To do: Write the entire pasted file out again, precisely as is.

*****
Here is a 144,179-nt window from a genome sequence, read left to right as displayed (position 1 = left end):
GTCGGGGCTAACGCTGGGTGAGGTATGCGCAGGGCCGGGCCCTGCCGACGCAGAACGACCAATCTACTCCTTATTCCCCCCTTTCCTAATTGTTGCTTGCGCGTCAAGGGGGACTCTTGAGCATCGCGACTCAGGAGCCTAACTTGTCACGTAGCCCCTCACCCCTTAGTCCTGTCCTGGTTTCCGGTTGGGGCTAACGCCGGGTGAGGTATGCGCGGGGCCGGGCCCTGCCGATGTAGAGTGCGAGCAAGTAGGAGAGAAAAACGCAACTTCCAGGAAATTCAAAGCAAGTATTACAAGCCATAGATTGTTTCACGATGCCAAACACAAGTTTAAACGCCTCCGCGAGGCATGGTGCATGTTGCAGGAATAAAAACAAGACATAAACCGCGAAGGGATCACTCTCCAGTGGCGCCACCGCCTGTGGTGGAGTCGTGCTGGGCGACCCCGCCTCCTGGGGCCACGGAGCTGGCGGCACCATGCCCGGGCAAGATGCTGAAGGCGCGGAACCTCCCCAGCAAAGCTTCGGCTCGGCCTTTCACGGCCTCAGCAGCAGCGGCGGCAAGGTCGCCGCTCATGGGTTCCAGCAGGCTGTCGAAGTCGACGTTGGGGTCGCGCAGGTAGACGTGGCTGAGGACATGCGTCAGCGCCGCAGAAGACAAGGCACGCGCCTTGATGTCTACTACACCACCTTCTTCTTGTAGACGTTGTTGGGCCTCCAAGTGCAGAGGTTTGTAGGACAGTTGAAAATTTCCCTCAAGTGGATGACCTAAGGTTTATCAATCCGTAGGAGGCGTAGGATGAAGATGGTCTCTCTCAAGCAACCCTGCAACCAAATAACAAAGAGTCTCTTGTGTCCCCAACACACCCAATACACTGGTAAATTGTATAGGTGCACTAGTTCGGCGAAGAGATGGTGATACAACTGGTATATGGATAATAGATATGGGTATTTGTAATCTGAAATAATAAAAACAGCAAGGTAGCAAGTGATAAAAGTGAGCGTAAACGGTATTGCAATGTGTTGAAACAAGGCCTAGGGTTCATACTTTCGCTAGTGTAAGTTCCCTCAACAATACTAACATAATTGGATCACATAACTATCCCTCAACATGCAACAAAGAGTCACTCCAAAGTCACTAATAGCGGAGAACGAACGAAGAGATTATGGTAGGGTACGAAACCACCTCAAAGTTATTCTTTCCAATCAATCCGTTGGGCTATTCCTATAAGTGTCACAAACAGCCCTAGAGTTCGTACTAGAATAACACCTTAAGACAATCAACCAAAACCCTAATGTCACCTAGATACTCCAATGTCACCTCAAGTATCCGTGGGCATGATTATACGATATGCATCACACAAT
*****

Here is a 144,179-nt window from a genome sequence, read left to right as displayed (position 1 = left end):
GTCGGGGCTAACGCTGGGTGAGGTATGCGCAGGGCCGGGCCCTGCCGACGCAGAACGACCAATCTACTCCTTATTCCCCCCTTTCCTAATTGTTGCTTGCGCGTCAAGGGGGACTCTTGAGCATCGCGACTCAGGAGCCTAACTTGTCACGTAGCCCCTCACCCCTTAGTCCTGTCCTGGTTTCCGGTTGGGGCTAACGCCGGGTGAGGTATGCGCGGGGCCGGGCCCTGCCGATGTAGAGTGCGAGCAAGTAGGAGAGAAAAACGCAACTTCCAGGAAATTCAAAGCAAGTATTACAAGCCATAGATTGTTTCACGATGCCAAACACAAGTTTAAACGCCTCCGCGAGGCATGGTGCATGTTGCAGGAATAAAAACAAGACATAAACCGCGAAGGGATCACTCTCCAGTGGCGCCACCGCCTGTGGTGGAGTCGTGCTGGGCGACCCCGCCTCCTGGGGCCACGGAGCTGGCGGCACCATGCCCGGGCAAGATGCTGAAGGCGCGGAACCTCCCCAGCAAAGCTTCGGCTCGGCCTTTCACGGCCTCAGCAGCAGCGGCGGCAAGGTCGCCGCTCATGGGTTCCAGCAGGCTGTCGAAGTCGACGTTGGGGTCGCGCAGGTAGACGTGGCTGAGGACATGCGTCAGCGCCGCAGAAGACAAGGCACGCGCCTTGATGTCTACTACACCACCTTCTTCTTGTAGACGTTGTTGGGCCTCCAAGTGCAGAGGTTTGTAGGACAGTTGAAAATTTCCCTCAAGTGGATGACCTAAGGTTTATCAATCCGTAGGAGGCGTAGGATGAAGATGGTCTCTCTCAAGCAACCCTGCAACCAAATAACAAAGAGTCTCTTGTGTCCCCAACACACCCAATACACTGGTAAATTGTATAGGTGCACTAGTTCGGCGAAGAGATGGTGATACAACTGGTATATGGATAATAGATATGGGTATTTGTAATCTGAAATAATAAAAACAGCAAGGTAGCAAGTGATAAAAGTGAGCGTAAACGGTATTGCAATGTGTTGAAACAAGGCCTAGGGTTCATACTTTCGCTAGTGTAAGTTCCCTCAACAATACTAACATAATTGGATCACATAACTATCCCTCAACATGCAACAAAGAGTCACTCCAAAGTCACTAATAGCGGAGAACGAACGAAGAGATTATGGTAGGGTACGAAACCACCTCAAAGTTATTCTTTCCAATCAATCCGTTGGGCTATTCCTATAAGTGTCACAAACAGCCCTAGAGTTCGTACTAGAATAACACCTTAAGACAATCAACCAAAACCCTAATGTCACCTAGATACTCCAATGTCACCTCAAGTATCCGTGGGCATGATTATACGATATGCATCACACAAT